tue 16/07/2024

Tim Robbins and the Rogues Gallery Band, Union Chapel | reviews, news & interviews

Tim Robbins and the Rogues Gallery Band, Union Chapel

Tim Robbins and the Rogues Gallery Band, Union Chapel

The sound of liberal Hollywood works better onstage than on disc

Tim Robbins, movie star turned bandleader: 'No seriously, I could have been the new Bob Dylan'

Actors and musicians are always trying to swap places, often with hilarious consequences (as long as you didn't pay for a ticket). Madonna in Body of Evidence? Keanu Reeves in his inexcusable band Dogstar? I think not. But Tim Robbins is a thoughtful, conscientious kinda guy, and he can even claim a bit of a folk-singing heritage via his father, Gilbert. And he put together the impressive soundtrack for his movie Dead Man Walking.

And he played a right-wing folk singer in the political satire Bob Roberts.

Nevertheless, there's no point denying that his new album, Tim Robbins and the Rogues Gallery Band, feels disappointingly flat and monotonous. Robbins hasn't helped himself by sequencing the tracks in a thoroughly perverse order, kicking the disc off with a batch of slow, broody pieces so that by the time it does finally start to pick up speed you're already out the door and halfway to the bus stop.

Happily, Robbins rectified many of these failings when he brought his band onstage in the heart of picturesque Islington, though the hard wooden benches and dismal aura of the Union Chapel make it an uphill struggle for any act that plays here. Drawing from the album material plus a batch of generally well-chosen cover versions, Robbins mixed up the more introspective pieces with outbreaks of rockabilly or campfire hoedowns, and kept moroseness at bay with friendly between-songs chat.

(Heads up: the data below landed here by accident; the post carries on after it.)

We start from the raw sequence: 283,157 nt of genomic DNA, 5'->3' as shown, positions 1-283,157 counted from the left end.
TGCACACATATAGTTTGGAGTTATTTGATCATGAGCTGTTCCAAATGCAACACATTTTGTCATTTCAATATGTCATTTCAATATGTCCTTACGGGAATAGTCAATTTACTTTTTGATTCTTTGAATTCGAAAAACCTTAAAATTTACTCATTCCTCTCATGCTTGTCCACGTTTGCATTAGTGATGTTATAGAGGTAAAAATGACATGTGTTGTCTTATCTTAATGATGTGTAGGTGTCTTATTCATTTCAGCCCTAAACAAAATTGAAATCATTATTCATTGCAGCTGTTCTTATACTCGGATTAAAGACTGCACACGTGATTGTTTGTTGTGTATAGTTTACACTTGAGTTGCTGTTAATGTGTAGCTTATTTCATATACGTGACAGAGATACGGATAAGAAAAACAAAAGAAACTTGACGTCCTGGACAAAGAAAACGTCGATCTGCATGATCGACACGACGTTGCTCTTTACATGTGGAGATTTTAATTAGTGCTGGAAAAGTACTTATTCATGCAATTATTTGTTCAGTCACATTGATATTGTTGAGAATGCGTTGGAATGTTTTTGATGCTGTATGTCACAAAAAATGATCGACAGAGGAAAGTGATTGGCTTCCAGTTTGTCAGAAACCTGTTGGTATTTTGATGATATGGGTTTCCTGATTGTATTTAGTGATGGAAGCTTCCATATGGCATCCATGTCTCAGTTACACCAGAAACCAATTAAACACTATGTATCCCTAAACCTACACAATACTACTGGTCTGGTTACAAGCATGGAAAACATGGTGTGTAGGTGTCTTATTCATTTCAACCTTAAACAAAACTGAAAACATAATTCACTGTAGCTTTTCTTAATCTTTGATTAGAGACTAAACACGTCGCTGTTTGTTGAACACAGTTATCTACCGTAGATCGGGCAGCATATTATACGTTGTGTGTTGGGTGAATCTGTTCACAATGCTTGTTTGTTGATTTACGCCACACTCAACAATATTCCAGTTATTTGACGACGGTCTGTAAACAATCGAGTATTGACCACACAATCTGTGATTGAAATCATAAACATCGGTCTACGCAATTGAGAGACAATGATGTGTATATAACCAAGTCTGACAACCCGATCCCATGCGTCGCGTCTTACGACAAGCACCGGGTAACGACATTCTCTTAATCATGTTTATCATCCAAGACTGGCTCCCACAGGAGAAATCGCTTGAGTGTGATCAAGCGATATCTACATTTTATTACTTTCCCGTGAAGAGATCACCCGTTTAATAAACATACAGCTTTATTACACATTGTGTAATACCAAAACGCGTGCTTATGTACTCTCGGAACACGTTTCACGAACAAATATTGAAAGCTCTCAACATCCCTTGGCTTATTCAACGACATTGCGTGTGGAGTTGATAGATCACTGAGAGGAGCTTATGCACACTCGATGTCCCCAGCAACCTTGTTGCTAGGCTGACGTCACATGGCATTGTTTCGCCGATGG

It's a little late in the day for songwriting greatness to descend upon Tim, but the best of his own songs are capable of stirring up a kind of dustbowl melancholia. "Dreams" generated a quietly hypnotic pull via its lilting, ebb-and-flow motion. "Book of Josie", cruelly abused as the album's opening track, worked much better part-way through the set, where its meandering lyricism felt more comfortably bedded into its surroundings. Most successful of the lot was "Toledo Girl", sombre on disc but positively malevolent here with its bleak minor chords and mordant clarinet from Kate St John (Robbins as Bob Roberts, pictured below)

Bob_Roberts_smallLess convincing were a negro spiritual, "O Mary Don't You Weep", and a song for Nelson Mandela whose gratuitous right-onness was matched only by its staggering vacuity, as though writing it was a condition of entry to liberal Hollywood's Smug Club. However, the chief uplifting ingredient of the performance was the revelation that Robbins can in fact sing rather well. In contrast to the drab murmurings he has inexplicably committed to disc, his vocals here were light and tuneful, improving his lyrics substantially merely by making them intelligible. The downside for Robbins was that this aural clarity served to highlight the superiority of the cover songs

Tom Waits's "All the World is Green" was deliciously droll and lugubrious, while Warren Zevon's "Don't Let us Get Sick" - gruesomely ironic, given Zevon's death from cancer - seemed even more touching than its author's own version. A clatter through Johnny Cash's "Folsom Prison Blues" hinted that the Robbins band might really come into their own at around three in the morning, with some assistance from Mr Jim Beam. Judging by the finale, a hushed version of "I Should Fall From Grace" with the band adding impressive six-part harmonies, they'd then be able to sing themselves to sleep afterwards.

It's a little late in the day for songwriting greatness to descend upon Tim

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